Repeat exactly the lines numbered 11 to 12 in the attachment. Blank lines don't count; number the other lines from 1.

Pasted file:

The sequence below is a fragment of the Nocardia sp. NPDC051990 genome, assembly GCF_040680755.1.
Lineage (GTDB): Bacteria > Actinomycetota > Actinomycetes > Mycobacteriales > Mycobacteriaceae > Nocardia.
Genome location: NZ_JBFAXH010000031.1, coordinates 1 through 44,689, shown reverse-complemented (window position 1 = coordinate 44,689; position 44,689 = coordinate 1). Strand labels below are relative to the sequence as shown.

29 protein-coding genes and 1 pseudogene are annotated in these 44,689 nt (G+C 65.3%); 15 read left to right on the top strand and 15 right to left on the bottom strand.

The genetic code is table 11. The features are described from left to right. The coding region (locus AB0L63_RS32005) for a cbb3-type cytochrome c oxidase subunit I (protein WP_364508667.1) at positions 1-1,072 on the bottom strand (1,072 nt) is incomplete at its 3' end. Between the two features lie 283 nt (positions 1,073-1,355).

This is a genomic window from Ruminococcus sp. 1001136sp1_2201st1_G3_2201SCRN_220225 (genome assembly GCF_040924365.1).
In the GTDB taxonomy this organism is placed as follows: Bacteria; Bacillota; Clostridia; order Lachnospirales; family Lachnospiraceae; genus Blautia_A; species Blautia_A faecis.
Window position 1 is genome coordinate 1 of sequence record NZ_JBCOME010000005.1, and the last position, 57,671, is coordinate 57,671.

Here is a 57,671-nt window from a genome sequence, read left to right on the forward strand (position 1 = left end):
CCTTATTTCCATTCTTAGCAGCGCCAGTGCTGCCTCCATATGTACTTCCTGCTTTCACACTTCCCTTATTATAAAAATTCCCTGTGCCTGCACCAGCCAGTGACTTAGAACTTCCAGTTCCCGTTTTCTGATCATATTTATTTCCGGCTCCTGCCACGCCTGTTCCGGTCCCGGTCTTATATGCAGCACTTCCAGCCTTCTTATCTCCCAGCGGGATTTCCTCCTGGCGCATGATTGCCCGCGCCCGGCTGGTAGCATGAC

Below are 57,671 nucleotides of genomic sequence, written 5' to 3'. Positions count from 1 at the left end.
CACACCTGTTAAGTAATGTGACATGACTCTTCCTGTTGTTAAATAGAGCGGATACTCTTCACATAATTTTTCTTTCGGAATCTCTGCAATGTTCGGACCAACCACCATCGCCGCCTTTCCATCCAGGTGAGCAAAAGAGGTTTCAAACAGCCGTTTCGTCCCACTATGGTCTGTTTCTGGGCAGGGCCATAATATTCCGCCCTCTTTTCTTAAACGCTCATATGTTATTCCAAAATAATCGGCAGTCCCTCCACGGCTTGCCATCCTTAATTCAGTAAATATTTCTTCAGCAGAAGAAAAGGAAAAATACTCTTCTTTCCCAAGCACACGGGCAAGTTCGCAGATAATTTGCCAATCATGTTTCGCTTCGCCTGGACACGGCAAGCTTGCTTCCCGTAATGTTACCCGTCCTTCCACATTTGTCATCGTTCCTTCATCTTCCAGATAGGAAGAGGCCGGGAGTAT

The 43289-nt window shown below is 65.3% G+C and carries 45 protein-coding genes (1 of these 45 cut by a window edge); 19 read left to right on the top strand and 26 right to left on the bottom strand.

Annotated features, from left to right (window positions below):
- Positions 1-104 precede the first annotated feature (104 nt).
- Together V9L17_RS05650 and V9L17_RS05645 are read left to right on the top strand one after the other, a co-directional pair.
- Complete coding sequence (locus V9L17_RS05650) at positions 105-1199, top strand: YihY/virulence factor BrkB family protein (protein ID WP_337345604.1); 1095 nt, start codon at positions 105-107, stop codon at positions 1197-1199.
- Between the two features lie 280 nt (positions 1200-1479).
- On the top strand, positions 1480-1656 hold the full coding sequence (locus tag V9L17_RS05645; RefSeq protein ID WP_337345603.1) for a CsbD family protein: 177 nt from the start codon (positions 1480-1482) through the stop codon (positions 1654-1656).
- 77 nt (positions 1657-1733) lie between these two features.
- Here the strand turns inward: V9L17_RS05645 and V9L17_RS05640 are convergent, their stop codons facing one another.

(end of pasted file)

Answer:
Below are 57,671 nucleotides of genomic sequence, written 5' to 3'. Positions count from 1 at the left end.
CACACCTGTTAAGTAATGTGACATGACTCTTCCTGTTGTTAAATAGAGCGGATACTCTTCACATAATTTTTCTTTCGGAATCTCTGCAATGTTCGGACCAACCACCATCGCCGCCTTTCCATCCAGGTGAGCAAAAGAGGTTTCAAACAGCCGTTTCGTCCCACTATGGTCTGTTTCTGGGCAGGGCCATAATATTCCGCCCTCTTTTCTTAAACGCTCATATGTTATTCCAAAATAATCGGCAGTCCCTCCACGGCTTGCCATCCTTAATTCAGTAAATATTTCTTCAGCAGAAGAAAAGGAAAAATACTCTTCTTTCCCAAGCACACGGGCAAGTTCGCAGATAATTTGCCAATCATGTTTCGCTTCGCCTGGACACGGCAAGCTTGCTTCCCGTAATGTTACCCGTCCTTCCACATTTGTCATCGTTCCTTCATCTTCCAGATAGGAAGAGGCCGGGAGTAT